Financial Planners Williston ND

This page provides useful content and local businesses that can help with your search for Financial Planners. You will find helpful, informative articles about Financial Planners, including "Number Crunch". You will also find local businesses that provide the products or services that you are looking for. Please scroll down to find the local resources in Williston, ND that will answer all of your questions about Financial Planners.

Mr. Douglas W. Crosby, CFP®
(701) 774-0653
PO Box 2538
Williston, ND
Investment & Retirement Advisors, Inc.
Areas of Specialization
Estate Planning, General Financial Planning, Insurance Planning, Investment Planning

Data Provided by:
US Bank - Williston Office
(701) 572-3744
202 Main St
Williston, ND
Drive Up Hours
Mon 08:30 am to 05:00 pm
Tue 08:30 am to 05:00 pm
Wed 08:30 am to 05:00 pm
Thur 08:30 am to 05:00 pm
Fri 08:30 am to 05:00 pm
Sat 09:30 am to 11:30 am

Mr. Mark A Presteng, CFP®
(701) 352-1217
1245 Lawler Ave
Grafton, ND
Ameriprise Financial
Areas of Specialization
Asset Allocation, Charitable Giving, Comprehensive Financial Planning, Estate Planning, General Financial Planning, Insurance Planning, Investment Planning
Key Considerations
Average Net Worth: Not Applicable

Average Income: Not Applicable

Profession: Not Applicable

Data Provided by:
Mr. Loren D. Melvie, CFP®
(701) 258-9735
505 E Main Ave
Bismarck, ND
Ameriprise Financial Services,
Areas of Specialization
Comprehensive Financial Planning
Key Considerations
Average Net Worth: $250,001 - $500,000

Average Income: $50,001 - $100,000

Data Provided by:
Mr. Charles J. Conrick Iv, CFP®
(701) 483-2106
291 Campus Drive
Dickinson, ND
Dickinson State University

Data Provided by:
Ms. Beth M. Skedsvold, CFP®
(701) 577-4697
1135 2nd Ave W
Williston, ND
Ameriprise Financial
Areas of Specialization
Comprehensive Financial Planning
Key Considerations
Average Net Worth: $500,001 - $1,000,000

Average Income: $100,001 - $250,000

Profession: Self-Employed Business Owners

Data Provided by:
Mr. Vincent P. Brekken, CFP®
(701) 795-7471
PO Box 14296
Grand Forks, ND
Brady Martz & Associates

Data Provided by:
Mr. Bradley J. Bergdahl, CFP®
(701) 968-4000
408 Main St
Cando, ND
Premier Wealth Management Grou

Data Provided by:
James Andrew Frigstad, CFP®
(701) 258-4885
4007 State St
Bismarck, ND
Thrivent Financial for Lutherans
Areas of Specialization
Asset Allocation, Budget Development, Comprehensive Financial Planning, Education Planning, Investment Management, Investment Planning, Long-Term Care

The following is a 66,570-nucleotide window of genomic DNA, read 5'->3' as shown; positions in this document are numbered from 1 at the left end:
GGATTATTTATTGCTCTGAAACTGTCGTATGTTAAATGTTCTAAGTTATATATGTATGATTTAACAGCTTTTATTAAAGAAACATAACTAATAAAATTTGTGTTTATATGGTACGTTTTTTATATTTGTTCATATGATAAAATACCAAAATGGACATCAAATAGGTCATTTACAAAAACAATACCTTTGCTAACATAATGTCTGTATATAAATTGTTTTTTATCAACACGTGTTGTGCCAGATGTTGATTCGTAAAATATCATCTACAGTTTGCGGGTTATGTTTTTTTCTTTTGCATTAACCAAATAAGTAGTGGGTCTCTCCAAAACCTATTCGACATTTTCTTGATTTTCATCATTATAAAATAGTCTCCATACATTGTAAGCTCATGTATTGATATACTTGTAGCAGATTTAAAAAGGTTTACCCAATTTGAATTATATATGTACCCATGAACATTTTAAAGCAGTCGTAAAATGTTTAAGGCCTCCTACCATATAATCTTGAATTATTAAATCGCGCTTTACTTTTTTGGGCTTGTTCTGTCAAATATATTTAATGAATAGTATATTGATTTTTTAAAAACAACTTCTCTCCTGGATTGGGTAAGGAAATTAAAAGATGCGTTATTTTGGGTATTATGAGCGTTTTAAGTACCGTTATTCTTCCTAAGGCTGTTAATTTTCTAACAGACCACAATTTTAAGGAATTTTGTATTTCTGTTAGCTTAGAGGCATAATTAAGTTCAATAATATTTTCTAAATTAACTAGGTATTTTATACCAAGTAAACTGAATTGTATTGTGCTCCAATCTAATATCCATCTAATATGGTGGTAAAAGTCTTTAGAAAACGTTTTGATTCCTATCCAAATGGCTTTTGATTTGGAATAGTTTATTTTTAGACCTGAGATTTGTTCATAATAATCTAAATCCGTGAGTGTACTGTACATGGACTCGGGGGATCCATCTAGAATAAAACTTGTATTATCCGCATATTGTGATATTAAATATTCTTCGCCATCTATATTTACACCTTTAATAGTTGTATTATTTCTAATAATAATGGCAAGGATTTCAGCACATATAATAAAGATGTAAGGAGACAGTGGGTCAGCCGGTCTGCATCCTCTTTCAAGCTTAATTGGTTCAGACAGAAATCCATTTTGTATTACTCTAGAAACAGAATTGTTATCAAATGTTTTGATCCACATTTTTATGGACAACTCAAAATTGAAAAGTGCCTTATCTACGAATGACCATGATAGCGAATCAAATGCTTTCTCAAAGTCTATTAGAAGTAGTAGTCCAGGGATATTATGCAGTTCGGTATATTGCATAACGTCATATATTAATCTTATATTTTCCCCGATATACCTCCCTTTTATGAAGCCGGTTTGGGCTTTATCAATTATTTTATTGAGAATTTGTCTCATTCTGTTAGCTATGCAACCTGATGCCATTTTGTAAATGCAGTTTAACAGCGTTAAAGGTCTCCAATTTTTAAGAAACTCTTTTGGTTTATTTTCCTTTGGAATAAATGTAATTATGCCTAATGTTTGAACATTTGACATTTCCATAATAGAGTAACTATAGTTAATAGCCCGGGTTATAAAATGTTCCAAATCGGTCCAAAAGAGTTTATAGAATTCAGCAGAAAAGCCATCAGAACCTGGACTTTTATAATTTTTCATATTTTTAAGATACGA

Data Provided by:
Mr. Christopher S. Meier, CFP®
(701) 293-4906
406 Main Ave
Fargo, ND
Wells Fargo Investments

Data Provided by:
Data Provided by:

Number Crunch

Surviving a Stre$$ful Economy

By Lisa James and Allan Richter

March 2009

Our country is facing the kind of economic crisis we haven't seen since
the Great Depression, and you're probably worried about your financial security.
Learn how to protect yourself against the psychological and physical fallout.

First the housing market imploded, then the banks stumbled, then sales of cars and other durable goods fell with an ominous thud. As a result layoffs have ravaged some of the country's biggest corporate icons: 10,000 jobs lost at Boeing, 10,000 at GM, 7,200 at Caterpillar, 6,700 at Starbucks.

The federal government counted nearly 4.8 million Americans receiving unemployment benefits at the end of January, with no end in sight.

You can find the victims of an economy in free fall everywhere. Emily, 56, and Marie, 47, were both among 50 people laid off in December from the IT department of a New York electronics firm. Even as they seek career counseling at a suburban New York State Labor Department office, Emily and Marie (who asked that their last names not be used) both fear that they are overqualified in whatever is left of today's job market. As Emily puts it, "Age is against us. Our experience is against us. We understand we have to take cuts in salary." Marie adds, "We're re-learning how to interview."

The Health Toll of a
Bad Economy

People age 45 and older who are concerned about being able to afford healthcare

Those who have delayed seeing a practitioner

Those who have cut back on preventive care

Comparisons have been drawn between the current crisis and the Great Depression - and with good reason. "We haven't seen anything of this magnitude for 70 years," says Barry Shore, PhD, professor of decision sciences at Whittemore School of Business and Economics, University of New Hampshire.

Some people are drowning in economically driven fear. One of them was Ervin Lupoe of Wilmington, California; both he and his wife, Ana, had lost their jobs at Kaiser Permanente West Los Angeles Medical Center. Police say that on the night of January 27 Lupoe shot his wife and five children before killing himself the next morning. Between the mortgage company and the IRS the Lupoes owed $17,500, with thousands more on a home equity credit line.

Such tragic stories may be rare but the effects of economic stress are not. In a 2007 survey by the American Psychological Association (APA), 74% of Ameri­cans rated work as a "significant source" of stress, with money right behind at 73%. This was before the current crisis started; it would be hard to imagine that those figures are any lower now.

Long Shadows

As grim as they are, unemployment numbers tell only part of the story. According to a survey by the American Association of Retired Persons (AARP), nearly 60% of all Americans 45 and older have lost money on their investments, including their 401(k)s, and o...

Click here to read the rest of this article from Energy Times